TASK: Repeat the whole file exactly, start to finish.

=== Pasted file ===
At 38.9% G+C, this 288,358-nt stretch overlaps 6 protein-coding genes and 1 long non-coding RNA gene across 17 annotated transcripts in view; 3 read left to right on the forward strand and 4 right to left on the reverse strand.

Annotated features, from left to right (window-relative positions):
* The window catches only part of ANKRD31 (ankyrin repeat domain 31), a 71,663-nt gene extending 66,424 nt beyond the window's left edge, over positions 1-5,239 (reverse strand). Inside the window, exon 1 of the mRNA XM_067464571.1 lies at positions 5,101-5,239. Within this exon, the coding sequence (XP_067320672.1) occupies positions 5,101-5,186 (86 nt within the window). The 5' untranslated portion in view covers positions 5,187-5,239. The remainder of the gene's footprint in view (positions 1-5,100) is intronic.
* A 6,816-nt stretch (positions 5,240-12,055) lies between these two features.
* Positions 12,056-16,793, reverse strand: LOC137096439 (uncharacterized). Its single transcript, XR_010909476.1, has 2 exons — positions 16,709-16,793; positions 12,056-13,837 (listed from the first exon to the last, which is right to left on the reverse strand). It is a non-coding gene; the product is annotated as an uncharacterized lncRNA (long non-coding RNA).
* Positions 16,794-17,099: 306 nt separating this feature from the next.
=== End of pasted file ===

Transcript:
At 38.9% G+C, this 288,358-nt stretch overlaps 6 protein-coding genes and 1 long non-coding RNA gene across 17 annotated transcripts in view; 3 read left to right on the forward strand and 4 right to left on the reverse strand.

Annotated features, from left to right (window-relative positions):
* The window catches only part of ANKRD31 (ankyrin repeat domain 31), a 71,663-nt gene extending 66,424 nt beyond the window's left edge, over positions 1-5,239 (reverse strand). Inside the window, exon 1 of the mRNA XM_067464571.1 lies at positions 5,101-5,239. Within this exon, the coding sequence (XP_067320672.1) occupies positions 5,101-5,186 (86 nt within the window). The 5' untranslated portion in view covers positions 5,187-5,239. The remainder of the gene's footprint in view (positions 1-5,100) is intronic.
* A 6,816-nt stretch (positions 5,240-12,055) lies between these two features.
* Positions 12,056-16,793, reverse strand: LOC137096439 (uncharacterized). Its single transcript, XR_010909476.1, has 2 exons — positions 16,709-16,793; positions 12,056-13,837 (listed from the first exon to the last, which is right to left on the reverse strand). It is a non-coding gene; the product is annotated as an uncharacterized lncRNA (long non-coding RNA).
* Positions 16,794-17,099: 306 nt separating this feature from the next.